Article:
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Basic information and use

Magnetic Resonance Imaging (MRI) (or sometimes called nuclear magnetic resonance imaging NMRI or MRT magnetic resonance topography)is a non-invasive way to scan your whole body or any part of the body. It canoffer more specific information about the scanned parts then CT (computedtomography) or X-rays. Contrast materialsused in MRI have just few side effects.

This technique is relatively new and it has been in usesince the 1970s. Mayor downsides are the cost of purchasing and installation ofthe machine, which determine higher price of these scans (higher than X-rays). Anotherobstacle may be the need of MRI trained personnel.

MRI imaging is limited, and some of the patients may havetrouble getting good MRI scans. People with pacemakers, orthopedic or dental implantsor aneurism clips have problems because of their implanted devices and theirMRI images are not accurate. Developers are trying to find metal implants thatwould be suitable for MRI use.

Some patients using MRI have claustrophobia issues (the solutionmight be high field open MRI, available on the market) and others are limitedby the size and weight limitation of the MRI machine.

MRI is used to differentiate pathologic (that has changed becauseof the illness) from normal tissue, and it can be used on any part of the body,especially on the brain, muscles and most tumors. It provides better contrastresolution than CT, so the doctor can more easily differentiate between similarbut not identical tissues.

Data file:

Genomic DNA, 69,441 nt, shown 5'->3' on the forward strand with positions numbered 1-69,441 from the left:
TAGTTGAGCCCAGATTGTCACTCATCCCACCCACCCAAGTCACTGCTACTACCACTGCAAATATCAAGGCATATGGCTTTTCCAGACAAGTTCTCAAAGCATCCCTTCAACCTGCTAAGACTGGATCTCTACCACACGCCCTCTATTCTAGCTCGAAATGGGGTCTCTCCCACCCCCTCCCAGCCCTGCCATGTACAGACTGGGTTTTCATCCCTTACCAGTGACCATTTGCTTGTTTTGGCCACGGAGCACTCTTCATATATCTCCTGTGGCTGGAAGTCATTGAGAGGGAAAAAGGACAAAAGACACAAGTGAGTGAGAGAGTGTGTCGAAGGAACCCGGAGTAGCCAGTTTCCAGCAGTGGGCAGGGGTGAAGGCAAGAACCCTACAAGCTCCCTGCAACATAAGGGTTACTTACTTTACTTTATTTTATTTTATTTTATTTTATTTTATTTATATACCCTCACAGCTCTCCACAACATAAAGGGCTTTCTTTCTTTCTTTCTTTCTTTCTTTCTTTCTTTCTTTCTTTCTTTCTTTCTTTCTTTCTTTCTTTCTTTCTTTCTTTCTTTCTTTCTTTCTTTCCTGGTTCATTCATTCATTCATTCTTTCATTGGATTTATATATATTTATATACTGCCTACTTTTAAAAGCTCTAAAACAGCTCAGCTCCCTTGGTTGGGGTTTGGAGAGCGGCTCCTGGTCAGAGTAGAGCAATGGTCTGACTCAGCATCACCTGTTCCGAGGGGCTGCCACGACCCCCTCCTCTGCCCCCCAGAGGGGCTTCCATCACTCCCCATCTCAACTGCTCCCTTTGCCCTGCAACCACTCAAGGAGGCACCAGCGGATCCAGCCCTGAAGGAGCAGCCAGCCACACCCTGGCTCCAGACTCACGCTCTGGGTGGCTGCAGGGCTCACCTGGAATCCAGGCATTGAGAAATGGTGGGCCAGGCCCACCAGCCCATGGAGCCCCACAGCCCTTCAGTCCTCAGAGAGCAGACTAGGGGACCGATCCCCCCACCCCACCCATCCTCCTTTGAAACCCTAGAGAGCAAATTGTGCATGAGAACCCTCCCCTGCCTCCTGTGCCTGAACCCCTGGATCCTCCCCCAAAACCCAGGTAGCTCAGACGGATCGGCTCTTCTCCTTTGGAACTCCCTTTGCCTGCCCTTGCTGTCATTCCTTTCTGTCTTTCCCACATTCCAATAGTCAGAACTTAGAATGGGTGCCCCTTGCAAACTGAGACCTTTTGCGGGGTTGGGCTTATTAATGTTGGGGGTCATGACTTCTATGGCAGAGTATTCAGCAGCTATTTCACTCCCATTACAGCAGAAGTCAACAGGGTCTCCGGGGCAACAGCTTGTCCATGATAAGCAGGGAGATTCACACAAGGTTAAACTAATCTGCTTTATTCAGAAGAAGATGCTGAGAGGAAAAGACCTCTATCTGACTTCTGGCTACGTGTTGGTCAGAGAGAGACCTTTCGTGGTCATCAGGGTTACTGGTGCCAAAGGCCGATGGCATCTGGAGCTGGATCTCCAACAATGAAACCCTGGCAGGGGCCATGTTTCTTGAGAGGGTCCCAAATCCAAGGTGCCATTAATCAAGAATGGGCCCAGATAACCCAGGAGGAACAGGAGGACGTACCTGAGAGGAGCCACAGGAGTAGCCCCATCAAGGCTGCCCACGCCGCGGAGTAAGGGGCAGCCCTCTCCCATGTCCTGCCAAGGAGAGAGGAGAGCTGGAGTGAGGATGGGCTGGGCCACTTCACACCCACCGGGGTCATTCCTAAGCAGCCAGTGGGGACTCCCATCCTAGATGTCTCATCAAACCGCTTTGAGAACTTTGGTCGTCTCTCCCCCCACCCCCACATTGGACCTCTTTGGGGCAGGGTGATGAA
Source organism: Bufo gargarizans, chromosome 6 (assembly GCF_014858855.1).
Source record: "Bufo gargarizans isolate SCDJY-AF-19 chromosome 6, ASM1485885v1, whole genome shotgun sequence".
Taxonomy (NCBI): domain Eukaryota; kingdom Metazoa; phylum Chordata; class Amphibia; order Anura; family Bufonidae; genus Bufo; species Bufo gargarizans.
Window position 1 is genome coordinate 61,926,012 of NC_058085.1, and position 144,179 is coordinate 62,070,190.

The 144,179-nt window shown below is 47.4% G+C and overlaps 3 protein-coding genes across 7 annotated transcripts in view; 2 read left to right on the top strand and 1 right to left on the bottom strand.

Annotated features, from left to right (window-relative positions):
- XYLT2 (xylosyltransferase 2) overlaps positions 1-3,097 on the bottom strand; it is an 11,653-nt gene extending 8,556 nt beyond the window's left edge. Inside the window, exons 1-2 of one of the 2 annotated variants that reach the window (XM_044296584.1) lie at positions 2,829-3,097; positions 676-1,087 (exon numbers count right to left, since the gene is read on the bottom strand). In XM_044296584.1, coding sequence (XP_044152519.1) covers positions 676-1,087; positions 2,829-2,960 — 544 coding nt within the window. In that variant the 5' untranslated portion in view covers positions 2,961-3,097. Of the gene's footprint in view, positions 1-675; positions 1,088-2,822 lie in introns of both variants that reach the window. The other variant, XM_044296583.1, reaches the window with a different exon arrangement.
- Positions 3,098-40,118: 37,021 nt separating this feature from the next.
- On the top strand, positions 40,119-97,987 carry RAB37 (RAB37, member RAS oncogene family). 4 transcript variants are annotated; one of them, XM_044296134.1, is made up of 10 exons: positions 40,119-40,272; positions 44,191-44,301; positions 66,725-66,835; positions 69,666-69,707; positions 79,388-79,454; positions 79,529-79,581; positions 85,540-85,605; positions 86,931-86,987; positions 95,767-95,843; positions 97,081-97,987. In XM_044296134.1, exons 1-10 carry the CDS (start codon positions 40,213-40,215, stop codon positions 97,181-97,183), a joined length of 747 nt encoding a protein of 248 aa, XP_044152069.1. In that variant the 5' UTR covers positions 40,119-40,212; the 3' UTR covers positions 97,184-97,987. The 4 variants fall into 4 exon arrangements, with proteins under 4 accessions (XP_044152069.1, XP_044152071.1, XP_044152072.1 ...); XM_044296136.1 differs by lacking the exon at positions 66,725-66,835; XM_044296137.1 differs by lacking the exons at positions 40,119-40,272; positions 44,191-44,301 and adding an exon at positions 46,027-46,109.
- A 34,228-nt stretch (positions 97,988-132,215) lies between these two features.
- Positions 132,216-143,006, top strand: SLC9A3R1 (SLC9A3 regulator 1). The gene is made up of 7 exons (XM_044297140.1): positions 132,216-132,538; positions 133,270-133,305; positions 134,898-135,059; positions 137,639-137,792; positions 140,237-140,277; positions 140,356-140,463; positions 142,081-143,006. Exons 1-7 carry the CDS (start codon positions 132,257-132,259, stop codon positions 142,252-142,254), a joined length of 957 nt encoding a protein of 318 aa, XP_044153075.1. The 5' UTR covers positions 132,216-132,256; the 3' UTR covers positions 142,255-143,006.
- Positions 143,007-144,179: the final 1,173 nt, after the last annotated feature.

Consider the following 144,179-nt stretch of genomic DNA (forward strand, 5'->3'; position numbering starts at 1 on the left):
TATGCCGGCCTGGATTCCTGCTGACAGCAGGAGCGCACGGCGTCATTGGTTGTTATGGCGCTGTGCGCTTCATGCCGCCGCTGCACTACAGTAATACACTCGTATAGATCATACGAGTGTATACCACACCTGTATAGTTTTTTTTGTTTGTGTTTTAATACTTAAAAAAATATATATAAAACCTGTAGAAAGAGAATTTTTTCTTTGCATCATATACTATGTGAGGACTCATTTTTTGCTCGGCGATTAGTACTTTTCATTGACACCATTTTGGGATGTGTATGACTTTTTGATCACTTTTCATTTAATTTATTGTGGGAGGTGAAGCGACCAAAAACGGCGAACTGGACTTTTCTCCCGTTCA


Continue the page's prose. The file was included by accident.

MRI can be used to make anatomical images and to scan thefunction of the body (or part of the body). So far, MRI is the preferred methodfor brain scans detecting brain tumors and parts of the brain affected bystroke and also spine lesions or just blood vessels scans.

Some of the newly discovered uses include heart and neuroimaging, surgical planning and steering, and diffusion and perfusion scans.


Tim (total imaging matrix) is a new technology from SiemensMedical Solutions, enabling the patients to sit while their scanning is takingplace. This solution is producing high quality and quick scans in just 12minutes. Most of the patients don’t experience claustrophobia, so this scanningmakes MRI more patients friendly. Specialists also benefit from this innovativeMRI: scans are faster have better quality, and patients are more relaxed andcooperative.

The new thing is portable MRI, coming from Princeton and theinternational team from Germany, California and New York. This would allow thedoctors to examine the patients without the hospital fuss and rush.

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